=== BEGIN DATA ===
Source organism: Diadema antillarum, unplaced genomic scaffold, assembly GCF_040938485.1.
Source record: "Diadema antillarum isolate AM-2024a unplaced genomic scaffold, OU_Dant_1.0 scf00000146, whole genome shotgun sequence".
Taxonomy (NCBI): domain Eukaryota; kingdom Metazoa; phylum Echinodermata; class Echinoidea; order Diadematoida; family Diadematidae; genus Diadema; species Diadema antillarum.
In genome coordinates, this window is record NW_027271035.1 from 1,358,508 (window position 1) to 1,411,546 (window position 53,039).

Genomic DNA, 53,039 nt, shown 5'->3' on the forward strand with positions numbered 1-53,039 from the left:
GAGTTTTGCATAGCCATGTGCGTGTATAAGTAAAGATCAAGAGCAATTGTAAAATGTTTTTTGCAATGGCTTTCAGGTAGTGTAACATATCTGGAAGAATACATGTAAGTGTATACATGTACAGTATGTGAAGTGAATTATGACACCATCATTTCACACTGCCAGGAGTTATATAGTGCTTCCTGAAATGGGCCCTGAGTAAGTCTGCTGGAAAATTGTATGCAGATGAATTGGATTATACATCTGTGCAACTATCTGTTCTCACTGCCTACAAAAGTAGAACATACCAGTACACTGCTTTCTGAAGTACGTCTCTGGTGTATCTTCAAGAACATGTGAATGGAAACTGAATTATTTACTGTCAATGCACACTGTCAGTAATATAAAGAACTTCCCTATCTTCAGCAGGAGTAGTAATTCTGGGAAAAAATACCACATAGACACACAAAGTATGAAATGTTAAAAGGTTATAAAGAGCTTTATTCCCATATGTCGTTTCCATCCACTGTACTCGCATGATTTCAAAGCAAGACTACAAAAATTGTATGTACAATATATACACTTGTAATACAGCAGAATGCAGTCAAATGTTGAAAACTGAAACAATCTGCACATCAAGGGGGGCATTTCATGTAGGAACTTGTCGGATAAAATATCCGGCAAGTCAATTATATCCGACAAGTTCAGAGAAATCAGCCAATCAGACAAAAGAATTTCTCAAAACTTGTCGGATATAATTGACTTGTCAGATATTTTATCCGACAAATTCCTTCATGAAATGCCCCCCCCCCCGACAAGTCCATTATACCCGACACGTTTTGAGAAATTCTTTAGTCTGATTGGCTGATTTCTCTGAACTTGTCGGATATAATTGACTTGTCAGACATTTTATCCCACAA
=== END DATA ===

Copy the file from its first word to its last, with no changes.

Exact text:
Source organism: Diadema antillarum, unplaced genomic scaffold, assembly GCF_040938485.1.
Source record: "Diadema antillarum isolate AM-2024a unplaced genomic scaffold, OU_Dant_1.0 scf00000146, whole genome shotgun sequence".
Taxonomy (NCBI): domain Eukaryota; kingdom Metazoa; phylum Echinodermata; class Echinoidea; order Diadematoida; family Diadematidae; genus Diadema; species Diadema antillarum.
In genome coordinates, this window is record NW_027271035.1 from 1,358,508 (window position 1) to 1,411,546 (window position 53,039).

Genomic DNA, 53,039 nt, shown 5'->3' on the forward strand with positions numbered 1-53,039 from the left:
GAGTTTTGCATAGCCATGTGCGTGTATAAGTAAAGATCAAGAGCAATTGTAAAATGTTTTTTGCAATGGCTTTCAGGTAGTGTAACATATCTGGAAGAATACATGTAAGTGTATACATGTACAGTATGTGAAGTGAATTATGACACCATCATTTCACACTGCCAGGAGTTATATAGTGCTTCCTGAAATGGGCCCTGAGTAAGTCTGCTGGAAAATTGTATGCAGATGAATTGGATTATACATCTGTGCAACTATCTGTTCTCACTGCCTACAAAAGTAGAACATACCAGTACACTGCTTTCTGAAGTACGTCTCTGGTGTATCTTCAAGAACATGTGAATGGAAACTGAATTATTTACTGTCAATGCACACTGTCAGTAATATAAAGAACTTCCCTATCTTCAGCAGGAGTAGTAATTCTGGGAAAAAATACCACATAGACACACAAAGTATGAAATGTTAAAAGGTTATAAAGAGCTTTATTCCCATATGTCGTTTCCATCCACTGTACTCGCATGATTTCAAAGCAAGACTACAAAAATTGTATGTACAATATATACACTTGTAATACAGCAGAATGCAGTCAAATGTTGAAAACTGAAACAATCTGCACATCAAGGGGGGCATTTCATGTAGGAACTTGTCGGATAAAATATCCGGCAAGTCAATTATATCCGACAAGTTCAGAGAAATCAGCCAATCAGACAAAAGAATTTCTCAAAACTTGTCGGATATAATTGACTTGTCAGATATTTTATCCGACAAATTCCTTCATGAAATGCCCCCCCCCCCGACAAGTCCATTATACCCGACACGTTTTGAGAAATTCTTTAGTCTGATTGGCTGATTTCTCTGAACTTGTCGGATATAATTGACTTGTCAGACATTTTATCCCACAA